Buying a used big rig is a gamble. But, it is possible to get a good deal on a decent used truck, if you do your research.
I’ve only bought used trucks a few times. However, for each purchase, I knew the original owner of the vehicle. I knew how it had been maintained from new and what problems the truck had if any. The used trucks I bought, turned out to be a good deal and they were mechanically sound.
I was lucky. Many buyers though are not so fortunate.
Purchasing used semi trucks isn’t necessarily a bad thing. It is possible to get a great vehicle that will serve you well and be very reliable.
Before you invest your hard-earned money here are 8 things to consider when buying a used big rig
TIP # 1 – KNOW WHAT YOU NEED BEFORE BUYING A USED BIG RIG
These days, a new truck is out of the ballpark price-wise for some owner operators, so used equipment may be the answer. If for whatever reason you feel compelled to buy used, make sure that it has been well-maintained and has the engine and driveline specs suitable for your needs.
Also, be sure it is suited to the type of work you’ll be doing with it. Having the proper specs are SO important, so don’t buy it just because it’s a deal, as an underpowered rig for hauling heavy loads will be a COSTLY MISTAKE.
TIP # 2 – WHAT TO LOOK FOR IN A USED TRUCK
Know the engine history and look at a list of its scheduled maintenance.
Over 700,000 miles turned?
Be prepared for an engine rebuild soon. Most decent engines will go to a million miles if they are treated right, but there’s no predicting when an engine will require an overhaul.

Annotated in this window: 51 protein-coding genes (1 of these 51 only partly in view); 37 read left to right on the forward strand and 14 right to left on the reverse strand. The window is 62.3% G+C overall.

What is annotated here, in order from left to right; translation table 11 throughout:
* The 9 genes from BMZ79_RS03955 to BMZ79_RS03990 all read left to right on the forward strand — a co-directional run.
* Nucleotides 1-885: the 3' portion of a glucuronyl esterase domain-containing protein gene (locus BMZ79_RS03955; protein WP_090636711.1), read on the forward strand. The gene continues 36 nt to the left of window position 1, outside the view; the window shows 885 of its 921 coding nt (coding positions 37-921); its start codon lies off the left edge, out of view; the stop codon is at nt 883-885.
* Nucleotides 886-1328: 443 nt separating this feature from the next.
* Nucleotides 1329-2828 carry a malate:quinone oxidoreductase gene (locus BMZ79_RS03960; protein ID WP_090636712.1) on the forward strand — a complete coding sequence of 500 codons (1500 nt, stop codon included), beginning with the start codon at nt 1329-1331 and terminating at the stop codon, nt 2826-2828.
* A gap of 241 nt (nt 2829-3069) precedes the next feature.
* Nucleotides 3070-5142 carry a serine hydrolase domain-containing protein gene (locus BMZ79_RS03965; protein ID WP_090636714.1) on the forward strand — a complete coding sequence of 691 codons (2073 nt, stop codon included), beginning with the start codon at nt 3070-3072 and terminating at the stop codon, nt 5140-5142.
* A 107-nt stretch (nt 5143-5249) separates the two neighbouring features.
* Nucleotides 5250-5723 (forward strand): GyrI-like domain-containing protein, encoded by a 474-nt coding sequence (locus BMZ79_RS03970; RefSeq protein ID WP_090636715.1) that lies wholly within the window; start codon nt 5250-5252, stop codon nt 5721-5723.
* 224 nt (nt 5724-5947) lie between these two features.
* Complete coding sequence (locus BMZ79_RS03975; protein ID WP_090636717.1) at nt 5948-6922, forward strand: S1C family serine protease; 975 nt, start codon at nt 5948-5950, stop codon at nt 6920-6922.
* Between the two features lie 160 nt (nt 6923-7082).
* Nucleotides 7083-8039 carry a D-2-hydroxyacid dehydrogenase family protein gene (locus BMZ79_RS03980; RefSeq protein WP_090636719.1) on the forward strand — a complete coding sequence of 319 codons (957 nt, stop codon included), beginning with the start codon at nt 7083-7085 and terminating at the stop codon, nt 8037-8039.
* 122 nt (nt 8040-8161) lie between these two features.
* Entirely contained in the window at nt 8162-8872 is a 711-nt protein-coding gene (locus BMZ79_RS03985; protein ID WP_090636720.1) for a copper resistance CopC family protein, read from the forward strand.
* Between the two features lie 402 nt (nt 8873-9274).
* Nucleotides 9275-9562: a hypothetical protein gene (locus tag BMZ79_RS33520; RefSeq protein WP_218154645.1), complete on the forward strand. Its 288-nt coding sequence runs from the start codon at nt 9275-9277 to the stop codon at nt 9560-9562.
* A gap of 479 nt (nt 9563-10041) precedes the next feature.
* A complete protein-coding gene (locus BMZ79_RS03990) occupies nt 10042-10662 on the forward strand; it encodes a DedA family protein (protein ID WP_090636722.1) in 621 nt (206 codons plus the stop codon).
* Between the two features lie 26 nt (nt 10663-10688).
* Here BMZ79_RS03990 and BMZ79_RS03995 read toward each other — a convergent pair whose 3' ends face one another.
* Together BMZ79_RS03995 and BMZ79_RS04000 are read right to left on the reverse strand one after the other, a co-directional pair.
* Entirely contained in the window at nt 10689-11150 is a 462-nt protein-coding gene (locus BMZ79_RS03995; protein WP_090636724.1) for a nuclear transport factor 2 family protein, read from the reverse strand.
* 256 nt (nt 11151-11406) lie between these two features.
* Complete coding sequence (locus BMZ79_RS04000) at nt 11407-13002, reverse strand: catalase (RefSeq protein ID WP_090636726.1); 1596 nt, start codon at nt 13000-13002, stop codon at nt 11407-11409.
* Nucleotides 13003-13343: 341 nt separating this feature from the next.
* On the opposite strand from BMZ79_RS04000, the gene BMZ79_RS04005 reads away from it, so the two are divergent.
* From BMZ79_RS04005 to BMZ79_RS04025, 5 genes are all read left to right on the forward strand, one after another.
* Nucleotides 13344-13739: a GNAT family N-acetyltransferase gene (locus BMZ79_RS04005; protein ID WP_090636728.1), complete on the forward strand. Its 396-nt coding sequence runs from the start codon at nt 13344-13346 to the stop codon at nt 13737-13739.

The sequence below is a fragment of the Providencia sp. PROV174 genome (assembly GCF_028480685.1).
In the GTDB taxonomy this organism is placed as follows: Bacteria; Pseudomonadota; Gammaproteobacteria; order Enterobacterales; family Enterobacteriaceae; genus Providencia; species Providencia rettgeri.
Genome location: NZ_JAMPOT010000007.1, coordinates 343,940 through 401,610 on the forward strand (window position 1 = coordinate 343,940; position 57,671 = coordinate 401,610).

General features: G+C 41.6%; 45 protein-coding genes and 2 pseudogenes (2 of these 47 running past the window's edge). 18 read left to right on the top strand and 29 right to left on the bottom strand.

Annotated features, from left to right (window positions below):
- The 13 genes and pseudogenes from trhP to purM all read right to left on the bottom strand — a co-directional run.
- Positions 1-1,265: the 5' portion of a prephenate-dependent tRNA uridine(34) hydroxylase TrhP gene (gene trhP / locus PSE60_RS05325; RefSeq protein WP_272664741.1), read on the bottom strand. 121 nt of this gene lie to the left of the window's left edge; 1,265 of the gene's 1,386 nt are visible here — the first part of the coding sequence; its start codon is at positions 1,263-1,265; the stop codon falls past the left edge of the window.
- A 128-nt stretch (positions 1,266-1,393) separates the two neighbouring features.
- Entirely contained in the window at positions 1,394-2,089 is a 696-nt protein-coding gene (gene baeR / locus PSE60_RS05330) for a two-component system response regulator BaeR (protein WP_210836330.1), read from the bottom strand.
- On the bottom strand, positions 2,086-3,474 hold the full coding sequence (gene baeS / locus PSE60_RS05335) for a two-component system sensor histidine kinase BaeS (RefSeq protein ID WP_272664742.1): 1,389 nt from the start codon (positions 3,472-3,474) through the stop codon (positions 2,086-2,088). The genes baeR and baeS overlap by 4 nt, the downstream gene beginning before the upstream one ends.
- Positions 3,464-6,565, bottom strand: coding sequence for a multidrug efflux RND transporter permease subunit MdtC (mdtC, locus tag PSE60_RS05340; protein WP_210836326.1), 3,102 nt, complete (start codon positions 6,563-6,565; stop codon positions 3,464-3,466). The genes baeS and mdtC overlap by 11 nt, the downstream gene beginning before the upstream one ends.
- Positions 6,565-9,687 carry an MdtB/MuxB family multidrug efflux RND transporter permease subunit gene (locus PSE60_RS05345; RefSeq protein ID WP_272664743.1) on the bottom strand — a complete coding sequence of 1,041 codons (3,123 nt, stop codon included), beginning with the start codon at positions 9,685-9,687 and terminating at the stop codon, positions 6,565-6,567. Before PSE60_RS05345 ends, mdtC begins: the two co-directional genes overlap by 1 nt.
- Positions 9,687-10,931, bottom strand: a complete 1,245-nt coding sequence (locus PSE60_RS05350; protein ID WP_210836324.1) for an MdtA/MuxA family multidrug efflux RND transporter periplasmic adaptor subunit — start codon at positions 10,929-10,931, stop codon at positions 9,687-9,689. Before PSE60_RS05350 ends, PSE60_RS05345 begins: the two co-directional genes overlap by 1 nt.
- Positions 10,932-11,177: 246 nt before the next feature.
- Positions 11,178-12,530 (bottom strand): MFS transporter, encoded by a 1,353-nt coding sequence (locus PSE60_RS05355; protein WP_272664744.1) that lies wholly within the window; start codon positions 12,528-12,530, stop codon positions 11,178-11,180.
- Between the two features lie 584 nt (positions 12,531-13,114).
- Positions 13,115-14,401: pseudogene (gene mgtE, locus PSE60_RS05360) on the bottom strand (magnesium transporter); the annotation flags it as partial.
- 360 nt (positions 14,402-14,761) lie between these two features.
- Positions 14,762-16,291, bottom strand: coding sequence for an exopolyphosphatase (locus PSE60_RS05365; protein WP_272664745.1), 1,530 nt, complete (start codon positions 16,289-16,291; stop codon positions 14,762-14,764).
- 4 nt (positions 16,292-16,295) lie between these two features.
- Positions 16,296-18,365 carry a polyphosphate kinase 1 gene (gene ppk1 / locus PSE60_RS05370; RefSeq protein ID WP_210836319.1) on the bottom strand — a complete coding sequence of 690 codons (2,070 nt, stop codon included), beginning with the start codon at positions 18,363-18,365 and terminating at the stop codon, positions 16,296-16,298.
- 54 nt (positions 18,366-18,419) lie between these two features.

Some purchasers will rebuild right away when they buy used, knowing then they have a reliable truck.
When you are looking to purchase a used tractor, ask for this information;
- Copies of the maintenance records
- How often was the oil changed?
- Who maintained the vehicle mechanically?
- What hasn’t yet been replaced, that is due for replacing soon, such as transmission, rear ends, etc.
- Tire tread depth. Do the tires have a reasonable life left in them?
- Have oil samples from the engine, transmission, and have the rear ends been analyzed?
- Check the suspension, wiring, rear-ends, complete drive train, and transmission
- What types of problems did engines of this type typically suffer from and when?
- Check the history of the specific engine.
By obtaining a complete picture of the “health” of the truck, the buyer can also budget for repairs and upgrades. The costs of the repairs should be factored into the total price for the purchaser.
Ask yourself is it still a good deal, with the extra cost of repairs needed?
TIP # 3 – BUYING A USED BIG RIG FROM A REPUTABLE DEALER
Unless you know the original owner and the maintenance history, I recommend dealing with a reputable used truck dealer, rather than a private individual.
This is of particular importance for three reasons:
- Various forms of financing are usually available (the buyer can retain some of his cash)
- There’s a better chance of recourse if the deal goes sour (most dealers don’t want a reputation of being “slimy”).
- The dealership will most likely offer a short warranty, should something break shortly after purchase.
Personally, I would prefer dealing with factory dealers, rather than large volume used heavy equipment companies. However, the size of the dealership/seller is not a guarantee of quality or service.
I once sold a trailer to Arrow Truck Sales, reputably the largest used heavy equipment dealership in North America. When I asked for a certified payment for the trailer sale, they scoffed at me and told me their reputation was beyond repute. So, reluctantly, I accepted a non-certified check from them. Sure enough, the check bounced.